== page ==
Coach Joey D Preaches Mind And Body Before Dollars And Cents








Wilson Golf Reed on the Greens
Coach Joey D Pumps You Up For Golf
by Jeffrey Reed, Editor,
Photos: Coach Joey D

Any fitness expert or life coach – whether it’s Richard Simmons or Tony Robbins – is going to talk a good game. Golf fitness coach Joey Diovisalvi – Coach Joey D – is no different. He has the gift of the gab. But he walks the walk, too, so much so that he is one of the most respected and sought-after fitness coaches on the PGA Tour.

If you’ve watched the fitness segments airing on the Golf Channel, then you’ve no doubt seen Joey D preaching the benefits of taking care of your body which, in turn, will help you play better golf. It’s a simple formula, but as Joey D said, “One of the most difficult and challenging things for human beings is to modify their behaviour. And behaviour modification is the key to success. People are instinctively lazy and habitual by nature. So when you ask people to take a look at a fresh perspective, you must first ask them, ‘Are you willing to modify your behaviour?’”

When it comes to optimizing the body for top performance in the sport of golf, biomechanics expert Joey D is arguably today’s foremost expert. Whether he’s working with his exclusive duo of clients – World No. 1 Dustin Johnson, and 2017 U.S. Open champion Brooks Koepka – or with dedicated amateurs at his Joey D Golf Performance Center in Jupiter, Fla., Joey D’s all about motivation. His teaching method is part caffeine, part Red Bull, but at the same time he listens to what people are saying – a rare trait in the world of motivating others.

Born in New York City and raised in New Jersey, Joey D, 52, certainly displays some of that East Coast attitude. In the fitness world, he was one of the pioneers of the modern focus on golf fitness training. His 2010-published book, Fix Your Body, Fix Your Golf Swing, gave golfers a first-hand look inside the diligent, golf-specific training adopted by champions on the PGA Tour.

Certainly, having Johnson as a client doesn’t hurt your street cred in the tightly-knit world of the PGA Tour. Over the past two decades, Joey D has worked with numerous PGA Tour winners, including Rickie Fowler and Vijay Singh. Johnson is the prototype modern golfer: tall, strong, flexible, a fitness fanatic and a winner. And while Joey D said there’s only one Dustin Johnson, he said there are things we can take from Johnson’s game plan in order to better understand ourselves and how we better our own games.

“DJ was born with those attributes. It’s in his DNA,” said Joey D about Johnson’s myriad of gifts and skills. “But what we can all do, through assessment and evaluation, is determine internal and external range of motion with hip and shoulder mobility, which are two huge, intricate parts of the body. These are very simple fixes. You can create more hip mobility, more peak velocity and more shoulder mobility. You can create more upper body rotational velocity.”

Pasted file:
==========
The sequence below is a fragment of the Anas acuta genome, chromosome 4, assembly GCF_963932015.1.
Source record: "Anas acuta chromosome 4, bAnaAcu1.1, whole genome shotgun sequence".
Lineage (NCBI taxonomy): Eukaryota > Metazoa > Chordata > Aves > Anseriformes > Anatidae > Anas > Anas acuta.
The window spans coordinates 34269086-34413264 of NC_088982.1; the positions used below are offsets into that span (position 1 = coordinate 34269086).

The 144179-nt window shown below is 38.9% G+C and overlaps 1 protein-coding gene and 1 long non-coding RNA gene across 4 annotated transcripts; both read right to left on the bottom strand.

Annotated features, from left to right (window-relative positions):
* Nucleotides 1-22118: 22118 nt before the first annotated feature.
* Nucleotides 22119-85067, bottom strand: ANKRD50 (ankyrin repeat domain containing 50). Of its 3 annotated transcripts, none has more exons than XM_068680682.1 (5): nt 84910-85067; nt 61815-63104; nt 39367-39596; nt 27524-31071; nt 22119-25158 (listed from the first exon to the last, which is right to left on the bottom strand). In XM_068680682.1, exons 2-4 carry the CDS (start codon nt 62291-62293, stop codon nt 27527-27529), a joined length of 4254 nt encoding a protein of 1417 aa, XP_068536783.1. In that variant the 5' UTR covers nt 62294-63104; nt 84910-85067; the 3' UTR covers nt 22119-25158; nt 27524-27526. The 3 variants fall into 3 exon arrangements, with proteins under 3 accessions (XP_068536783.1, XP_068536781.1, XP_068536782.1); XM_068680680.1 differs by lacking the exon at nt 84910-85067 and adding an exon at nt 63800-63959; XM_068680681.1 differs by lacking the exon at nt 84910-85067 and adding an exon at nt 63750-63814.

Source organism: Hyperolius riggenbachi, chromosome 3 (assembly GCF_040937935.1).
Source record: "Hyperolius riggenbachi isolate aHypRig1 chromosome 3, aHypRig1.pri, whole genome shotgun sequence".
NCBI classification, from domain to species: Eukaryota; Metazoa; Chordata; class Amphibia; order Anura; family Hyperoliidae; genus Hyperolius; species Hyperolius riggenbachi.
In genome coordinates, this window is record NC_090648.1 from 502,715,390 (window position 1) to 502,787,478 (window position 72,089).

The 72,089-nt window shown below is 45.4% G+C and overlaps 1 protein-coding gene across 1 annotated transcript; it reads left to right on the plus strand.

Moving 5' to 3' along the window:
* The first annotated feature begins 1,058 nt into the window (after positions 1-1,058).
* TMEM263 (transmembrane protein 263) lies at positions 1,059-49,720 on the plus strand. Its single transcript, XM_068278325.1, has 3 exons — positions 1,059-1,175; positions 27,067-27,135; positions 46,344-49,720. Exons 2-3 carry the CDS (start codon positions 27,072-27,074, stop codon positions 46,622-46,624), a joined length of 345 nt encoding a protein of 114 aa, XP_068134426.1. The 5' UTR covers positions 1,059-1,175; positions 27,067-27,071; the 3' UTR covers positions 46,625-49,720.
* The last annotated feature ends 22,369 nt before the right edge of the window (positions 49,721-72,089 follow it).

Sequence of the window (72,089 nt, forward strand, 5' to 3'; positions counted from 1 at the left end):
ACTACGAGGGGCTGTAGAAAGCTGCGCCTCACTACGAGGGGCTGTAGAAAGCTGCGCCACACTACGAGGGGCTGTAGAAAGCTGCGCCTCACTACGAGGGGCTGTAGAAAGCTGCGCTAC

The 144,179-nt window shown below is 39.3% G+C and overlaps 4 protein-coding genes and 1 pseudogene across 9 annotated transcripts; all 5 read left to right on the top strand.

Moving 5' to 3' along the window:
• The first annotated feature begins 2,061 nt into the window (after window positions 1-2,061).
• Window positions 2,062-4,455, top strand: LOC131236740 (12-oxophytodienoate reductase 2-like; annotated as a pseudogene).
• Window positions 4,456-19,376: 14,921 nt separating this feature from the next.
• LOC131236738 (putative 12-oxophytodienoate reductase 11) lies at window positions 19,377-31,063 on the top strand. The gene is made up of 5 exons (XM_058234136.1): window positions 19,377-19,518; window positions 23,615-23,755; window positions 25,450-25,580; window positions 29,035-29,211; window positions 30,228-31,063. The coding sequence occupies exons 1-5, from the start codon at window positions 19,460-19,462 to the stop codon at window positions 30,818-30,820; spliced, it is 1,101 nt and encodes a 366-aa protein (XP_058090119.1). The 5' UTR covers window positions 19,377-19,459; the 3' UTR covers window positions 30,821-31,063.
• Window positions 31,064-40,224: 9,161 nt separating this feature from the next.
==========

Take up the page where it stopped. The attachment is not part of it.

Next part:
Reality Check Important

At the same time, Joey D said every amateur golfer should take a good, long look in the mirror when assessing their own reality.

“The word ‘results’ is what everybody expects. But they should be talking about the word, ‘process.’ Because it’s in the process where results are created,” said Joey D. “The everyday person wants the results, but isn’t willing to work for it. They just expect it. Create realistic expectations for yourself. Reality is one thing, but people’s perception of reality is another thing.

“Someone may say, ‘I belong on the cover of the GQ Magazine sports issue, just like Dustin Johnson. But then they look in the mirror and their wife says, ‘Honey, you’re up 35 pounds, the doctor says you need to lose weight and lower your cholesterol.’ And he says, ‘Yes, I know, I’m going to start next week. But let’s get pizza tonight.’ Meanwhile, Dustin Johnson is eating quinoa, kale and ahi tuna. He has been on the bike for an hour, trained for 90 minutes, hit 400 balls and then wants to go SoulCycle at night, which is Lance Armstrong meets hot yoga. He’s a maniac, and he does it every day of life,” Joey D said.

In a world of quick fixes, many amateur golfers simply want to open their wallets rather than open their minds to a better body. They may even pay for golf lessons, looking for instant results. But according to Joey D, the body and mind must come before dollars and cents.

“For decades, I’ve seen people who would rather lay out a couple of hundred dollars on lessons. But here’s the problem: the club doesn’t move until the body picks it up. But when you put the club in your hands, you still haven’t done the work with your body in order to give the golf swing the opportunity to get into the proper positions,” Joey D said. “How many times do you want to pay $68 for a dozen golf balls? You’re going to lose every single ball, slam and bend your clubs – do the same old crap everyone else does.